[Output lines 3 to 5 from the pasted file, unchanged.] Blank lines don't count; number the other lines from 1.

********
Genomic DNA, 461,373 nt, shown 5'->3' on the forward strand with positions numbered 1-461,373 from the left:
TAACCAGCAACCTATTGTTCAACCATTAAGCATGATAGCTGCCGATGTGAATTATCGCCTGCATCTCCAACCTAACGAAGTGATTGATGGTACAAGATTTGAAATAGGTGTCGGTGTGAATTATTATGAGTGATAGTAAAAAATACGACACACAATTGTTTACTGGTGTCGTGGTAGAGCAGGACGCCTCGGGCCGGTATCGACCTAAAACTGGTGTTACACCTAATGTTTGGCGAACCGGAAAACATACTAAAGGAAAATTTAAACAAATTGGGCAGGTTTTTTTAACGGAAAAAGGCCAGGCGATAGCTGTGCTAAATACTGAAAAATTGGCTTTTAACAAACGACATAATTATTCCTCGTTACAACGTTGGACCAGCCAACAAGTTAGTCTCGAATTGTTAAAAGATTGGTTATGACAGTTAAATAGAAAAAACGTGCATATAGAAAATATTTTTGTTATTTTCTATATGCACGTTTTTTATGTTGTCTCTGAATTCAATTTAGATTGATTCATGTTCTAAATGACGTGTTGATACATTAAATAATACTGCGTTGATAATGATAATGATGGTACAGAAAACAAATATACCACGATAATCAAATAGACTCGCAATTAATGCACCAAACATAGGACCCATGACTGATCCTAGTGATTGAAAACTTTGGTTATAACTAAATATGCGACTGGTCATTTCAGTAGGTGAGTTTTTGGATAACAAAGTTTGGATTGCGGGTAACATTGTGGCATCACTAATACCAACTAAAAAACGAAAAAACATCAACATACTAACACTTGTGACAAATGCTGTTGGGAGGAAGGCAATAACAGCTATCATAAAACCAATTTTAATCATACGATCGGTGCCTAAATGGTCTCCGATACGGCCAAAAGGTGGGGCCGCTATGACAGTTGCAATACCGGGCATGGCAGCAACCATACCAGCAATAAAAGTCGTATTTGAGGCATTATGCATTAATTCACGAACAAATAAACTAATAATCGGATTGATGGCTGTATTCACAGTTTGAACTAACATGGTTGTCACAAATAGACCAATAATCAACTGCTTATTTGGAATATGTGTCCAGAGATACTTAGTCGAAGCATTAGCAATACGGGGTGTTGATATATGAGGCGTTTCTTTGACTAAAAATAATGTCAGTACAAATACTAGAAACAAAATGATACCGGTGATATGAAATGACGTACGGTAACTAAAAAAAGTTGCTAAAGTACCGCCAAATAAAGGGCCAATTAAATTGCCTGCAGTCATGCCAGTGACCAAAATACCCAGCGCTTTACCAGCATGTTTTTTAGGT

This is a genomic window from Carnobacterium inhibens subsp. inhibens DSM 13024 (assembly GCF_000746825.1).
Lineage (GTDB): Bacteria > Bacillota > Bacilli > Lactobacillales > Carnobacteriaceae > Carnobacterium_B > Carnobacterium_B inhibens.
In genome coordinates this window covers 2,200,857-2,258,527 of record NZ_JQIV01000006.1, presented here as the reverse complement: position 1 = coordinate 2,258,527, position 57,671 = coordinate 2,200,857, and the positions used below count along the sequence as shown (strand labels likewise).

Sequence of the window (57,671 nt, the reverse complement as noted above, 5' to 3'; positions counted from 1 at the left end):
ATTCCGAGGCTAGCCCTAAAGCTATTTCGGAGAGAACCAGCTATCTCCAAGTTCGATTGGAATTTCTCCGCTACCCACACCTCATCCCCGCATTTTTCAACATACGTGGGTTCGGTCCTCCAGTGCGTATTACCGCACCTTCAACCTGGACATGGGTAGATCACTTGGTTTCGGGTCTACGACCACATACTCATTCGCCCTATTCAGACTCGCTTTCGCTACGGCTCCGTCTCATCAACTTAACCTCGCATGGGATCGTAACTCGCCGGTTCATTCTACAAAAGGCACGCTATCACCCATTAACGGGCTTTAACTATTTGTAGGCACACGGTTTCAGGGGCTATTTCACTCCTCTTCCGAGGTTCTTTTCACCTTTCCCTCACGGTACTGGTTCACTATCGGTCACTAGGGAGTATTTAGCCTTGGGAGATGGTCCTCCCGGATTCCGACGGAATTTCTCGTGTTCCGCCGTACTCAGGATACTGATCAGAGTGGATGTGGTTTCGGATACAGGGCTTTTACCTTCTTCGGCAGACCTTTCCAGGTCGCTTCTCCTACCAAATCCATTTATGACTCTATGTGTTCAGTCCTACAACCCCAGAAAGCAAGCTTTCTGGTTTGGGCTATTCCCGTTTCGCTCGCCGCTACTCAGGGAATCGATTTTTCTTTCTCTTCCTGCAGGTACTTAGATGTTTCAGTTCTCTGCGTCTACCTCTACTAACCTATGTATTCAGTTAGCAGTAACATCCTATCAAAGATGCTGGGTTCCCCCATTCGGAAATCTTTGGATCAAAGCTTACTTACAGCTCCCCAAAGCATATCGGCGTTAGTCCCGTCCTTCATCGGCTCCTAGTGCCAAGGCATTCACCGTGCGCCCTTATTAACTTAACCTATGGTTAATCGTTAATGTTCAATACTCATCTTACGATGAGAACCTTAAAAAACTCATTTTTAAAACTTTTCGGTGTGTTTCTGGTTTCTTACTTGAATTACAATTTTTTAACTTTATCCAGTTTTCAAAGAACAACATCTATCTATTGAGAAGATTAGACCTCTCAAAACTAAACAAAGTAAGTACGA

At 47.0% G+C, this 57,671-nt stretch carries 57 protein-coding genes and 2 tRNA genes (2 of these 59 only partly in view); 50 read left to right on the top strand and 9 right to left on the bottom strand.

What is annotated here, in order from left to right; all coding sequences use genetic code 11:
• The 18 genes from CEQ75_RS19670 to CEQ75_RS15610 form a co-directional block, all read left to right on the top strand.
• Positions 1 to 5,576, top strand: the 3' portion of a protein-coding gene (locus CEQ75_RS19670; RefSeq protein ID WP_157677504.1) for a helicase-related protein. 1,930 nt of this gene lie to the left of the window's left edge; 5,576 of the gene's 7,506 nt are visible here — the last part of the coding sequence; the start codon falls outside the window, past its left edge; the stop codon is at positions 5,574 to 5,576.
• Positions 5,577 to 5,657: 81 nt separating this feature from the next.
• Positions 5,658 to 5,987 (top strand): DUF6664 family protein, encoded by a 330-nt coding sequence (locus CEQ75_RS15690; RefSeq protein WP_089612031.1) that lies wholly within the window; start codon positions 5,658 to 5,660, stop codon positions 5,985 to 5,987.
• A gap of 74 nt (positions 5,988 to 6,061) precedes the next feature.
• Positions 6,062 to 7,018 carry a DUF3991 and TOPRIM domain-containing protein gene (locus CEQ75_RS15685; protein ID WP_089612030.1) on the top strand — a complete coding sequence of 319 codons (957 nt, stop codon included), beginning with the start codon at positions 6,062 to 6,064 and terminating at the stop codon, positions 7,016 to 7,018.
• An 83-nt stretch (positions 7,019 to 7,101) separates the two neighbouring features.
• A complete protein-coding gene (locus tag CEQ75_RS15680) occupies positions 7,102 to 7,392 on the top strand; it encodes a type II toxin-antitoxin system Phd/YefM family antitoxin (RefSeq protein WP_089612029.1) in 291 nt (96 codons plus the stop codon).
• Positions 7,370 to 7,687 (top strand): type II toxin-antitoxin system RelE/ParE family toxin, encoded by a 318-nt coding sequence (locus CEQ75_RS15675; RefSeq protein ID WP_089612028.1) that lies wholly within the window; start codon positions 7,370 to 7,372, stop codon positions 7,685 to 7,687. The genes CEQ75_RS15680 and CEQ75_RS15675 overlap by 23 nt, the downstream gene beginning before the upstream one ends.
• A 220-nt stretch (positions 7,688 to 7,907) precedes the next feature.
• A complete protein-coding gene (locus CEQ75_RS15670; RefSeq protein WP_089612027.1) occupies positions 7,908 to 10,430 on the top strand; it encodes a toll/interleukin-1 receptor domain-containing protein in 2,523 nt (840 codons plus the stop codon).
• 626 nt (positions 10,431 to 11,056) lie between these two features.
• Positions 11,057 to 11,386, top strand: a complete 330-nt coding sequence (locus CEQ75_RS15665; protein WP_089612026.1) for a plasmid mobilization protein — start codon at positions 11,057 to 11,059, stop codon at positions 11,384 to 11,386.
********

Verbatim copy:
This is a genomic window from Carnobacterium inhibens subsp. inhibens DSM 13024 (assembly GCF_000746825.1).
Lineage (GTDB): Bacteria > Bacillota > Bacilli > Lactobacillales > Carnobacteriaceae > Carnobacterium_B > Carnobacterium_B inhibens.
In genome coordinates this window covers 2,200,857-2,258,527 of record NZ_JQIV01000006.1, presented here as the reverse complement: position 1 = coordinate 2,258,527, position 57,671 = coordinate 2,200,857, and the positions used below count along the sequence as shown (strand labels likewise).